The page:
"I try to cover all the resources on LearnJCU but I struggle to do this and always end up running out of time with my assessment. How can I use my time more effectively?" Learn to prioritise content. Not all information has the same value. You can try backward mapping from your assessment.  While it is important to cover all the content to be successful at quizzes and tests, you can use the topics in your assessment tasks to focus your reading. If you are aware of the possible topics for your assessment tasks, you can slow down and focus your reading when you come across content relevant to the tasks. Take notes and copy references that could support your assignments as you go, rather than coming back to it later. In this way you develop your assessment as you read while also covering the content for any upcoming tests or quizzes.
"There is a lot of content to cover. How much time should I be spending reading?" You should be spending 15 to 20 hours per week studying course content if you are a JCU Online student. Break it up into multiple sessions across the week. Make a study planner and stick to it
"I’ve downloaded about 20 papers … now I just have to read them all. Is there a better way to approach this task?" Once you have done some general reading and have developed your topic, learn how to focus your reading. Know which parts of the research you should focus on (introduction, method, discussion) and what specific information you’re trying to find. Learn how to use the “find” function to quickly scan through a document.
"I’m really interested in Topic A and want to include this in my assignment. Can you help me make it fit?" Be careful when you get personally involved in an assignment. Choosing a topic that is of personal interest may not be a good decision when doing an assignment. Trying to make a topic that is a personal choice fit into an assignment can make writing very difficult and impact the quality of your assessment and the subsequent grade. Firstly analyse the question to ensure that your interest in the topic is actually what they are asking you to do and then compare this then to the HD criteria of the relevant marking rubric.
"How do I start my assessment? There seems to be so much to cover." Break down the question. Decide what is the background information that is important in setting the scene for you to understand the circumstances, compared to what specifically you are being asked to do. The ‘Instruction Words’ (action verbs) are a useful indicator to get you started here. Also check out if there are any examples provided by the lecturer that might help in showing you the type of response that they are looking for and listen carefully in class to see if any ‘helpful hints’ are provided in approaching the assessment task.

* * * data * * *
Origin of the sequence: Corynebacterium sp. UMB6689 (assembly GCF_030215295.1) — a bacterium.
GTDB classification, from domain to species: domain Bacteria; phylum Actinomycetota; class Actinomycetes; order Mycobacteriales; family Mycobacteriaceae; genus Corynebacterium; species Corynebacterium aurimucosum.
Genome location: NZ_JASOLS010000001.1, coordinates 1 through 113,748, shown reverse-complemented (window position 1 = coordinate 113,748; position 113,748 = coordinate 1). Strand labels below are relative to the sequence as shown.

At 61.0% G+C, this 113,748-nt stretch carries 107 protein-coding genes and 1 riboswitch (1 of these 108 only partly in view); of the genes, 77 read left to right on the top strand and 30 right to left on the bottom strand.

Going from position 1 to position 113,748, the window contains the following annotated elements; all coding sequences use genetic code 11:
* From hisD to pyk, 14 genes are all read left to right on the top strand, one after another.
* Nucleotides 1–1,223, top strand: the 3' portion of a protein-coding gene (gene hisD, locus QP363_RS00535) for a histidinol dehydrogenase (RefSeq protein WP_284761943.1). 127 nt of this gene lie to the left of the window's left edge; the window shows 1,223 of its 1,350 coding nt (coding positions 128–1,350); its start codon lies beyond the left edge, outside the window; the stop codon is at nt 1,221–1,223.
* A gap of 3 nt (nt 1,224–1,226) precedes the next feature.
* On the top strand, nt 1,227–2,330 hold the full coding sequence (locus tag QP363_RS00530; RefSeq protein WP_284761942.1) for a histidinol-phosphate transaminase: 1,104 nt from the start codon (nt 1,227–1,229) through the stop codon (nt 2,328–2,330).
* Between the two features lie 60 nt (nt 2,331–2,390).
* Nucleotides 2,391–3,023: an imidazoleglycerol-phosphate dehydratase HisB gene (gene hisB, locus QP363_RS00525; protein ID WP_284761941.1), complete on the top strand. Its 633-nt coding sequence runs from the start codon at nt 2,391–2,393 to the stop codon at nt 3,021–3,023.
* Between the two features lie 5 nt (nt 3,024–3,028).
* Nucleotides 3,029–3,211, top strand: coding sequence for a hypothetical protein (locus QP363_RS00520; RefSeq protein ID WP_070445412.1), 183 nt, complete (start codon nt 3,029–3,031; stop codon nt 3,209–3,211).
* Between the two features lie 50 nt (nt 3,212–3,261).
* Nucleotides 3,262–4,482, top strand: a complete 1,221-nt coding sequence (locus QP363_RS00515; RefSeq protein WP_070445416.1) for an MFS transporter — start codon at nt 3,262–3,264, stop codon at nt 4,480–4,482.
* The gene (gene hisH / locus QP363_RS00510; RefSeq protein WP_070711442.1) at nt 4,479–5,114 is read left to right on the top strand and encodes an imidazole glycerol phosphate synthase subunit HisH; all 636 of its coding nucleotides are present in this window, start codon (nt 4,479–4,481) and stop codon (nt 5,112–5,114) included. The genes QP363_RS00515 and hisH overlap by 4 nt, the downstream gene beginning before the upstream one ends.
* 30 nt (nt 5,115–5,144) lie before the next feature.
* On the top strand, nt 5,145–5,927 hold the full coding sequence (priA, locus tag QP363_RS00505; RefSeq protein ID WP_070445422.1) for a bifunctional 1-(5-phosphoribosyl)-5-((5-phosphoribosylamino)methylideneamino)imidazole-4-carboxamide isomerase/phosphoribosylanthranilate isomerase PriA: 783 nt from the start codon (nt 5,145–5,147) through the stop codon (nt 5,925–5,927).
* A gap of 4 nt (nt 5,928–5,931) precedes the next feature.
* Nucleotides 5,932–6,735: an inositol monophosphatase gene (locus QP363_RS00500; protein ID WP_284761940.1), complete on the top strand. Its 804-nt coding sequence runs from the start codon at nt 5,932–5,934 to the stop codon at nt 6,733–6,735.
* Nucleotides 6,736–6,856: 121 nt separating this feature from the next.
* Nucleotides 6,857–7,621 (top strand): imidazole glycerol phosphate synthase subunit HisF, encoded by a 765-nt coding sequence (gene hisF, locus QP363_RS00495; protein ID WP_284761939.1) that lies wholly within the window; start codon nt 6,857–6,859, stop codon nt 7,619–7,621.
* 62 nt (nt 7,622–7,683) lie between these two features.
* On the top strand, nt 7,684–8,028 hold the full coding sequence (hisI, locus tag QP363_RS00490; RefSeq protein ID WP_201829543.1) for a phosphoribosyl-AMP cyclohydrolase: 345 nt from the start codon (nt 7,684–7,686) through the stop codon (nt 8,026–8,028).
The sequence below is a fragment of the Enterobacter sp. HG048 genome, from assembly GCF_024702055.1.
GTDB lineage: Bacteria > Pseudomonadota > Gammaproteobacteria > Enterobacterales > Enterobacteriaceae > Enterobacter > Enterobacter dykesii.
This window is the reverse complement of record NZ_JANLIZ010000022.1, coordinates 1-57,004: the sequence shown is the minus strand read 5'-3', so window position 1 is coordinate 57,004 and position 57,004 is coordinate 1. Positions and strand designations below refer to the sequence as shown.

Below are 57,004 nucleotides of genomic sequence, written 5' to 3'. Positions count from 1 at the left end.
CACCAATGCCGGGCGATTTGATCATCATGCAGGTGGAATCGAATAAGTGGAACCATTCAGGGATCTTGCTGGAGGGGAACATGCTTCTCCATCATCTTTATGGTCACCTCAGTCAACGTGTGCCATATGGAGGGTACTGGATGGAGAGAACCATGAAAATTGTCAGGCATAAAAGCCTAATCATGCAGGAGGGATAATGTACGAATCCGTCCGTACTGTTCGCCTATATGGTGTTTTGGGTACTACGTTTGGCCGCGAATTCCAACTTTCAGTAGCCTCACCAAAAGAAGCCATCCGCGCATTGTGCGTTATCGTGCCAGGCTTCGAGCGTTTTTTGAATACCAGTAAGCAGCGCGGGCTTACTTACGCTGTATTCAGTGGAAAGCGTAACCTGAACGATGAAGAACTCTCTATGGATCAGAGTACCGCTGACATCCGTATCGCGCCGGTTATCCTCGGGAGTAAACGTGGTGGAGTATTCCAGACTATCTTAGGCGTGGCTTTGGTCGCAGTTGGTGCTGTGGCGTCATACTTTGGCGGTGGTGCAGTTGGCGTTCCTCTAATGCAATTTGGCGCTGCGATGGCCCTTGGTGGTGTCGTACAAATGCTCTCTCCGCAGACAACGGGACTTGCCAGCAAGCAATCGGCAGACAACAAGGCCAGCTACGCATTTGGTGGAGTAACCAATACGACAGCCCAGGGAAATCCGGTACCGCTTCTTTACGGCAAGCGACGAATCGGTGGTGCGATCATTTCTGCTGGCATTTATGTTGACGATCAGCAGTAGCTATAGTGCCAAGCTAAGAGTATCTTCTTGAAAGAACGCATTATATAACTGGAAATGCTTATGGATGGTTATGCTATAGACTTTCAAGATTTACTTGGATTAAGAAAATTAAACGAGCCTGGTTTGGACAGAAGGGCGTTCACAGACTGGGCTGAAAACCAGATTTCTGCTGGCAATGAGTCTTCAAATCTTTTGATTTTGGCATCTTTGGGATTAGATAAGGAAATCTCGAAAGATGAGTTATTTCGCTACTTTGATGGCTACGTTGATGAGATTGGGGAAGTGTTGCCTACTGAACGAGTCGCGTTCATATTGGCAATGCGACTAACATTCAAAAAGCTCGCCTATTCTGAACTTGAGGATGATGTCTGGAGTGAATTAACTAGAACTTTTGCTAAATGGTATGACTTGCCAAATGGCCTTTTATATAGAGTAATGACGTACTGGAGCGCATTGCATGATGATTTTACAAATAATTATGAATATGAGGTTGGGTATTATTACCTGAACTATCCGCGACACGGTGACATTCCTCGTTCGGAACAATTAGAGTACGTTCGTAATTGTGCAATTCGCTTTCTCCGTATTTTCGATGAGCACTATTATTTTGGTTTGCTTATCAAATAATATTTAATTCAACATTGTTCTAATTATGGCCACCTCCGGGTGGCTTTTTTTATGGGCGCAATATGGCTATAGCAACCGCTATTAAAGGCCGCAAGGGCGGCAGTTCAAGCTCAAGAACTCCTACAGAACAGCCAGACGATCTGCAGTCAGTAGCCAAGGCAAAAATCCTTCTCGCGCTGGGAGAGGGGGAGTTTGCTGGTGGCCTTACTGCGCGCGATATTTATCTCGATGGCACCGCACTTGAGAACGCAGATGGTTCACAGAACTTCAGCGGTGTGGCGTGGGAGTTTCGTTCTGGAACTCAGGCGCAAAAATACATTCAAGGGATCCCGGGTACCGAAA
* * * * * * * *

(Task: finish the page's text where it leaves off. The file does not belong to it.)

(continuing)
It is important to reference any idea that is not your own. This is one of the key principles of Academic Integrity.

The most commonly used referencing style is APA referencing. This is known as an 'author-date' style. There are two parts to referencing. The first is called in-text referencing, which is where you reference ideas within your writing in a short form. The second is at the end of the text where you reference in a full form. The reference list begins on a new page at the end of the document and is in alphabetical order.

In APA 7th the short form looks like this:

APA Short form reference.

In APA 7th the long form looks like this:

APA long form reference.

For more assistance with APA 7th referencing style:

APA Style Quick Guide

APA Style Common Reference Examples

Successful students seek support early and often. The following information should assist you with seeking information from the correct source:

  • Anything directly related to a subject, including content and assessment should be directed to the Subject Coordinator.
  • Inquiries for general support about being a JCU Online student, but not directly related to content and assessment should be directed to the JCU Online Student Success Advisor.
  • Inquiries for general advice about studying and academic skills, but not related to assessment should be directed to The Learning Centre.

Current JCU Online students can contact Student Success Advisors by email at studentsuccess@online.jcu.edu.au or (queue line).

Prospective JCU Online students can contact Student Enrolment Advisors by email at learn@online.jcu.edu.au or 1300 535 919 (queue line).